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Lew Hofmann

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The Old Homestead

It's crispy cold as my mind walks down the path.
My feet crunch the dry, cold snow
and make the only noise
that can be heard for miles.

The snow is deep and unmarked.
The barn and pens look stark and abandoned
in their white surroundings,
as if they have been empty for years.

I pass the corral where my horse
used to eat hay and chase the others away.
Now I can only see snow, and the wooden fence
which shows me where to walk.

I pause, as I have often done,
to listen to the sounds of hay being eaten.
And I hear it in my mind, where it will
always be when I want to remember.

I look around for signs of life,
knowing that there will be none,
but wishing for it to be
as it was so long ago.

 2014, Lew Hoffman
This poem may not be reprinted or reposted without permission.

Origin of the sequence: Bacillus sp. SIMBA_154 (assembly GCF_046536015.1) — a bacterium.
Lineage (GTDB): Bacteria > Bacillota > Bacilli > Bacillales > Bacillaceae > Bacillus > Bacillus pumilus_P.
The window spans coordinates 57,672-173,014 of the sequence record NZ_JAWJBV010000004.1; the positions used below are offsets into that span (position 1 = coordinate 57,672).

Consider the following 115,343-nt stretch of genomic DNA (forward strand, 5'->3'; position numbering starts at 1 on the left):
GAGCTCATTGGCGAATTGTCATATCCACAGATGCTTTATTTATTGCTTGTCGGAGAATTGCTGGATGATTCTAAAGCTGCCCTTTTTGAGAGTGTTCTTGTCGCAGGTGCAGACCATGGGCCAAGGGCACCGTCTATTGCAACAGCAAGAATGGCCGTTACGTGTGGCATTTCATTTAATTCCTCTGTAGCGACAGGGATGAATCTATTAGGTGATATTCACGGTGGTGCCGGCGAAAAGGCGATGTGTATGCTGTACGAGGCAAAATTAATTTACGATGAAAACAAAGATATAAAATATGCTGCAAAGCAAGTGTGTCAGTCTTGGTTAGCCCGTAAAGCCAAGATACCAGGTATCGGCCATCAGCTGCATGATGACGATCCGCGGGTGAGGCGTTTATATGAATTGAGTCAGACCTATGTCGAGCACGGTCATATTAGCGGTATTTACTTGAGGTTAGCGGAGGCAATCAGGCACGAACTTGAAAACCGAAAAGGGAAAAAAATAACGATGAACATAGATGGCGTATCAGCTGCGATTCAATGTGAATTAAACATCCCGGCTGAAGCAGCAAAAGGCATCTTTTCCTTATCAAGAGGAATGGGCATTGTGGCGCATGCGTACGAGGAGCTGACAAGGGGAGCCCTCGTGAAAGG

About Lew Hofmann:

Well, I'm a transplanted Midwesterner, just like Omar. Discovered Colorado in a big way about 10 years ago and worked as a wrangler there for five summers. Then bought a place up near Kremmling that's at 9000' and borders the Arapaho National Forest. I'm still only a part-time Colorado boy, but I'm workin' on that. I'm also part Iroquois Indian, but I haven't figured out which part. (I think it's my attitude - see photo)

Lew Hofmann



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